Robert Motherwell was among the youngest of the disparate group of American abstract artists that emerged during the 1940s and came to be known as the New York School or the School of New York-a term he was responsible for inventing. Unlike fellow Abstract Expressionists such as Jackson Pollock and Mark Rothko, Motherwell spent his formative years acquiring a university background, studying philosophy—above all aesthetics—before shifting to art history. Through Meyer Schapiro, a distinguished art historian at Columbia University, he was introduced to a number of the European artists who had taken refuge in New York with the outbreak of World War II, particularly Matta and other Surrealists, whose automatist methods had a major influence on him. By 1941 Motherwell had decided to become a full-time artist, and he rapidly gained attention for his collages and abstract paintings in the early to mid-1940s, showing at Peggy Guggenheim's museum/gallery Art of This Century and, by 1946, at the Museum of Modern Art. Motherwell's position in American art history rests not only on his oeuvre as a painter, but also on his prodigious accomplishments as a public intellectual: he served as an important spokesperson for the group of New York artists around him and left behind an extensive body of writings.
Many of Motherwell's motifs recurred over the course of his career. He often revisited earlier feelings and expressions, altering them and adding new dimensions. This was the case with The Voyage: Ten Years After (1961). Motherwell's earlier The Voyage, a large-scale work of 1949, displays the artist's long-standing interest in the nature of wall painting. At that stage he largely utilized a formal vocabulary derived from Synthetic Cubism. Motherwell explained that this work refers to Baudelaire's famous poem "The Voyage," whose last line asserts triumphantly the poet's intention to voyage to the depths of the unknown in order to find the new.  Returning to this theme, The Voyage: Ten Tears After indicates, in its enormous sweep, Motherwell's far more complex attitude to the nature of that questing experience. Nothing here is as fixed or as certain as the Cubist forms in the earlier painting. Although this later work still presents a pronounced horizontal vision, the spaces are vaster and less specifically delineated. Scanning these expanding spaces, the viewer is forced, by the grandeur and spread along the horizontal axis, to enter several quite different climates. In this painting Motherwell used his newly discovered technique of splashing and spattering in a totally free manner, allowing the role of chance, always present in his thoughts, to take on greater liberties.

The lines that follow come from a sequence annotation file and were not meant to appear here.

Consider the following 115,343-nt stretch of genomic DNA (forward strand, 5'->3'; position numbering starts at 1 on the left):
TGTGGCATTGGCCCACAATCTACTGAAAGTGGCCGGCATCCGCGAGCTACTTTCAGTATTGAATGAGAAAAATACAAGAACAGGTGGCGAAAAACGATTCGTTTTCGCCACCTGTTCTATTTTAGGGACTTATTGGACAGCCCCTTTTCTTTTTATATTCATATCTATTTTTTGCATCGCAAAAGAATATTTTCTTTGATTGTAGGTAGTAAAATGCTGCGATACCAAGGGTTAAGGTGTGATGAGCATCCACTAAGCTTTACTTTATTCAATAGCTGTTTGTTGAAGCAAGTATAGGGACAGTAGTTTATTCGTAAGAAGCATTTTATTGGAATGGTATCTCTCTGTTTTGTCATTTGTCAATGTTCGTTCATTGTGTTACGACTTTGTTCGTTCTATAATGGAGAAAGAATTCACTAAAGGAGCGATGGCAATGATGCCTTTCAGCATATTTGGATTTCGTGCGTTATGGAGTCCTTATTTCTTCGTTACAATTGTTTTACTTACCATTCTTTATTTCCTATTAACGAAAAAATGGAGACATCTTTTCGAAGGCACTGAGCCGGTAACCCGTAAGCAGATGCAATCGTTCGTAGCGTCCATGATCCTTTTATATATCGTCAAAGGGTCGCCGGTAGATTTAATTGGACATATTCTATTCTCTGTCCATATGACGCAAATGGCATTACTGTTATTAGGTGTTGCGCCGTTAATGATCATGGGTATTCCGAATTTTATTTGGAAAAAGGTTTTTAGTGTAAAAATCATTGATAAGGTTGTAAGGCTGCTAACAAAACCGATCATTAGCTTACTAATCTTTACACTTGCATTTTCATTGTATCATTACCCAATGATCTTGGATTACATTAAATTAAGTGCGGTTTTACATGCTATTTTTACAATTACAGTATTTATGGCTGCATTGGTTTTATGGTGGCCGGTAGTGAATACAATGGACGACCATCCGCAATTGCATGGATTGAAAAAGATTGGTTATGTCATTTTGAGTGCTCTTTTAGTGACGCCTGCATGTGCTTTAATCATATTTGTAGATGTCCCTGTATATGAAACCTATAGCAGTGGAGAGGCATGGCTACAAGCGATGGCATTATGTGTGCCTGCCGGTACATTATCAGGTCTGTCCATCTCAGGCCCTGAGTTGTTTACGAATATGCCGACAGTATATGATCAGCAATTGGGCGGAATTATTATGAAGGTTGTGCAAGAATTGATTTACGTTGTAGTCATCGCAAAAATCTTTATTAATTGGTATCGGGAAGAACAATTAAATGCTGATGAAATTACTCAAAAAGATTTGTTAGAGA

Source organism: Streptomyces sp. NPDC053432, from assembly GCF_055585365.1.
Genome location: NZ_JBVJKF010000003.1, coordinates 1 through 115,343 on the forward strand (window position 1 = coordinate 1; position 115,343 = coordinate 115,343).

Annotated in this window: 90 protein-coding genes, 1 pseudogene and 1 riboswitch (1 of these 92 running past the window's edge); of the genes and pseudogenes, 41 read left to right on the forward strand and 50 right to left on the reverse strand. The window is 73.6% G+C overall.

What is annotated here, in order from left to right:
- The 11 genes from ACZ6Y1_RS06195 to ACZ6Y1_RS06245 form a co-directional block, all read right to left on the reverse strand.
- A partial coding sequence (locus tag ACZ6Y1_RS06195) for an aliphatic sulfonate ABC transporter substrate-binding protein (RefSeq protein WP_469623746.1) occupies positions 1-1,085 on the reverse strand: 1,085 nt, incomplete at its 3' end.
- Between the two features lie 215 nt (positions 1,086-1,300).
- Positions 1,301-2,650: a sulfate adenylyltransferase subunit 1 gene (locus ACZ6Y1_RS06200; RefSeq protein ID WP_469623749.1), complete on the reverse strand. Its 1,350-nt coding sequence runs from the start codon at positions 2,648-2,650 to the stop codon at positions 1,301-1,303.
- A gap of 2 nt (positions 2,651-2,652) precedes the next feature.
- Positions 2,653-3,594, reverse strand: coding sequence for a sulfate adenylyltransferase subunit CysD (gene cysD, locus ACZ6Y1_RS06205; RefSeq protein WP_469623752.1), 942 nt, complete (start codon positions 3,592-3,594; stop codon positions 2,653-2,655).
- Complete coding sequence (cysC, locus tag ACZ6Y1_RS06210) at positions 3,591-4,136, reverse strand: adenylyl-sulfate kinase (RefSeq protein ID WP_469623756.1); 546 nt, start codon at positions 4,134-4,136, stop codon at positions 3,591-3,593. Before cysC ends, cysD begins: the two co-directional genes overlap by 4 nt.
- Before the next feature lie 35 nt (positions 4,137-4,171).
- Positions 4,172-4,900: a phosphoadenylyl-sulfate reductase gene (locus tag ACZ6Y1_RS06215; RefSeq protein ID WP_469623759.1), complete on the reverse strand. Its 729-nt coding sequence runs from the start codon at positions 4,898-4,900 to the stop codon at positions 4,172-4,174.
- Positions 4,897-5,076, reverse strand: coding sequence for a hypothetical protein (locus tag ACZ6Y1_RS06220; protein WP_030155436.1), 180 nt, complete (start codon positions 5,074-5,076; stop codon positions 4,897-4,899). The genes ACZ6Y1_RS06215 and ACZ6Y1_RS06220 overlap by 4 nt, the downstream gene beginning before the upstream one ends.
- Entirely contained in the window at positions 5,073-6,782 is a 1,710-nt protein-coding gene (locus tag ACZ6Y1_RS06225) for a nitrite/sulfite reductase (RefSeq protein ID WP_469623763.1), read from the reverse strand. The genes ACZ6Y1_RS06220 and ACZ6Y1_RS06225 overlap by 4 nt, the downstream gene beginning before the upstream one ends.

1. Conversation with Dore Ashton, quoted in Ashton, "Robert Motherwell," in Guggenheim Museum Bilbao Collection (Bilbao: Guggenheim Museum Bilbao; Madrid: TF Editores, 2009).
Dore Ashton. "Robert Motherwell." In Guggenheim Museum Bilbao Collection. Bilbao: Guggenheim Museum Bilbao; Madrid: TF Editores, 2009.